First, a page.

What do you get if you cross 60 trillion unique URLs, 100 billion monthly search queries, 4.8 million active applications on Google Cloud Platform, and 6.3 trillion monthly operations in Cloud Datastore? One massively scalable global infrastructure, and yet a zero carbon footprint. That is, if you do it the Google way.

This year’s report from Greenpeace, Clicking Clean: How Companies are Creating the Green Internet, takes a look at how the world’s largest data center operators are contributing to building a green internet. In this report, Google is recognized for innovating new ways to power our data centers. Greenpeace commends Google for investing over $1 billion in 16 renewable energy projects, resulting in 2 GW of clean power. They also recognize us for innovation in energy efficiency in our data centers, as well as the work we are doing to change US energy policy to make renewable energy more accessible.
“Google maintains its leadership in building a renewably powered internet, as it significantly expands its renewable energy purchasing and investment both independently and through collaboration with its utility vendors.”
-- Greenpeace Clicking Clean Report, page 6
Across our data center infrastructure, we work hard to minimize the environmental impact of our services. Through intense energy efficiency efforts, renewable power purchasing, and carbon offset procurement, the net carbon emissions of our global operations is zero.

So how did we get here? From day 1, the Google infrastructure was designed for scalability, security, and efficiency to deliver global search. Today, Google delivers hundreds of global services on our infrastructure, including YouTube, Gmail and Google Cloud Platform. By building a single infrastructure on which we run all our services, we increase the speed at which we can globally drive energy savings through our fleet of data centers. The result of this is a plunging PUE -- a measure of how efficiently data centers operate -- and with PUE, the lower the better.
With a fleet PUE of 1.12, and real-time PUEs less than 1.09, we use far less energy to host services in our data centers than it would take in other data centers. To put this into context, the Uptime Institute estimates that in 2013, PUE averaged 1.65 across the 1000 data center users it surveyed.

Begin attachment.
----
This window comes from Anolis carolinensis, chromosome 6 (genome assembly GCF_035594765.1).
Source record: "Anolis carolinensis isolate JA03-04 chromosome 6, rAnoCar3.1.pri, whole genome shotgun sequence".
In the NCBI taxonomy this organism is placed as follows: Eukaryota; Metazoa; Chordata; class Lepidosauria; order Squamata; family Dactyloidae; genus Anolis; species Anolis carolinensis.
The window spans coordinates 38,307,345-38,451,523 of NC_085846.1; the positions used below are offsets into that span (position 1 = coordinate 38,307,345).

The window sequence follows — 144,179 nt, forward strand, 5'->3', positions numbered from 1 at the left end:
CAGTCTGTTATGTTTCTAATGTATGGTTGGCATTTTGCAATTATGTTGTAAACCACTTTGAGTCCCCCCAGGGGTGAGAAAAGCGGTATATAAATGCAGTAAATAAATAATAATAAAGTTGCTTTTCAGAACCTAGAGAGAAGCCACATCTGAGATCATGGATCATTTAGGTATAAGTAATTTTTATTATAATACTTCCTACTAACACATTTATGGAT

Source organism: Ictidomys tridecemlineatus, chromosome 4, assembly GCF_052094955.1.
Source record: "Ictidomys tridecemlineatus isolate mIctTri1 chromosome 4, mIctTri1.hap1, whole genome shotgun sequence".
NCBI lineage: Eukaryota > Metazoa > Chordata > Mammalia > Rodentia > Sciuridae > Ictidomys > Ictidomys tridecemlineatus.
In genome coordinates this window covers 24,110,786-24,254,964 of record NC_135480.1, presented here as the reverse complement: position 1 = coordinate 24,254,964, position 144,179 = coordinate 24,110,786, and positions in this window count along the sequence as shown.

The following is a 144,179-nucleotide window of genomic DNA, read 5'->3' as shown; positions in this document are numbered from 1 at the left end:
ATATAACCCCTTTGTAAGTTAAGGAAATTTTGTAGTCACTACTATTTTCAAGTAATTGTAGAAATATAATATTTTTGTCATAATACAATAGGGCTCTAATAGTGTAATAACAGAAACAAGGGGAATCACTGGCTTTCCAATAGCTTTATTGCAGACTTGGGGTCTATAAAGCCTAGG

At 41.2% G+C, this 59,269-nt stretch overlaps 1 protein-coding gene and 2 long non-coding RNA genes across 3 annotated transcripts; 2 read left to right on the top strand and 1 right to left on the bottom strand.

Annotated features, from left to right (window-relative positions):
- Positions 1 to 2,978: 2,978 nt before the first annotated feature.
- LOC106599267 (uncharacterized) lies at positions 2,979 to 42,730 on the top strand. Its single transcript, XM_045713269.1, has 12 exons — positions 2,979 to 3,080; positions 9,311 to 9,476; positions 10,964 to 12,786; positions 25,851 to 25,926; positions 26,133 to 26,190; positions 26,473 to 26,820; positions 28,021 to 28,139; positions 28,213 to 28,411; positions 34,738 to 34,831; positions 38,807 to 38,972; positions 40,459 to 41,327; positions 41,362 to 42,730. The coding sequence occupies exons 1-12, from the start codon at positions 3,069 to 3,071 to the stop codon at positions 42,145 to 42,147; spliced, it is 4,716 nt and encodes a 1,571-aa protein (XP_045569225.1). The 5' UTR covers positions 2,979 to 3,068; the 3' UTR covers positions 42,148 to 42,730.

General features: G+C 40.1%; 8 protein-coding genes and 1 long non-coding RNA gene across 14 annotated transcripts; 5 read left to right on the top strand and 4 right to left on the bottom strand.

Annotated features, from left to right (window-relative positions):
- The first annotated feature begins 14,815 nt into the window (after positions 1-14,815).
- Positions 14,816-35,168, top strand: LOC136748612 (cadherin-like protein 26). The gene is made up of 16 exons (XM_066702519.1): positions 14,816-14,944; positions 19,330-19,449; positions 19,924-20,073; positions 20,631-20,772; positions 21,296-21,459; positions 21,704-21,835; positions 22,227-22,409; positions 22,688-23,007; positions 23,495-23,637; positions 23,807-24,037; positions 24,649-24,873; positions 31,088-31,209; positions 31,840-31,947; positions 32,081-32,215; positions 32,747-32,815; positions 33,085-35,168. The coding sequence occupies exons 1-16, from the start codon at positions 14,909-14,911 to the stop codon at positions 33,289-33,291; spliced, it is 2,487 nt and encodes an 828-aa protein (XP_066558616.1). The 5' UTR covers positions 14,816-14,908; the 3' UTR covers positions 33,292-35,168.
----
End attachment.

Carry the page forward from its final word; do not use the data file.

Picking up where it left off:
We never stop searching for new, cutting edge ways to reduce PUE. Today, we announced that a small group within the data center operations team has come up with a way to use machine learning - a similar approach to those used in speech recognition, self-driving cars and other innovative technology - to improve performance, resulting in lots of new opportunities to save energy.

Another benefit of designing, building, and running our facilities is that we have control over the whole system, so we can optimize cooling choice based on site location. We always choose ‘free cooling’ when we can, whether it’s by using outside air, or alternative water sources such as seawater, industrial canal water, or municipal waste water. When we use water, we ‘recycle’ it by reusing it multiple times, then clean it and return it to the environment in better shape than we got it. In either case, we use natural processes, either air flow or evaporation, to provide cooling to our data centers, rather than mechanical chillers.

So whether you measure ‘greenness’ by how little energy it takes to run our infrastructure, how much renewable energy we’ve enabled, our net carbon emissions, or our rating in the Greenpeace report, you can rest assured that you minimize your environmental impact by choosing Google.

(More information on Google data centers, the engine that hosts Search, Drive, Cloud Platform, YouTube and more can be found on the Google Data Centers and The Big Picture web pages.)

-Posted by Joyce Dickerson, Data Center Sustainability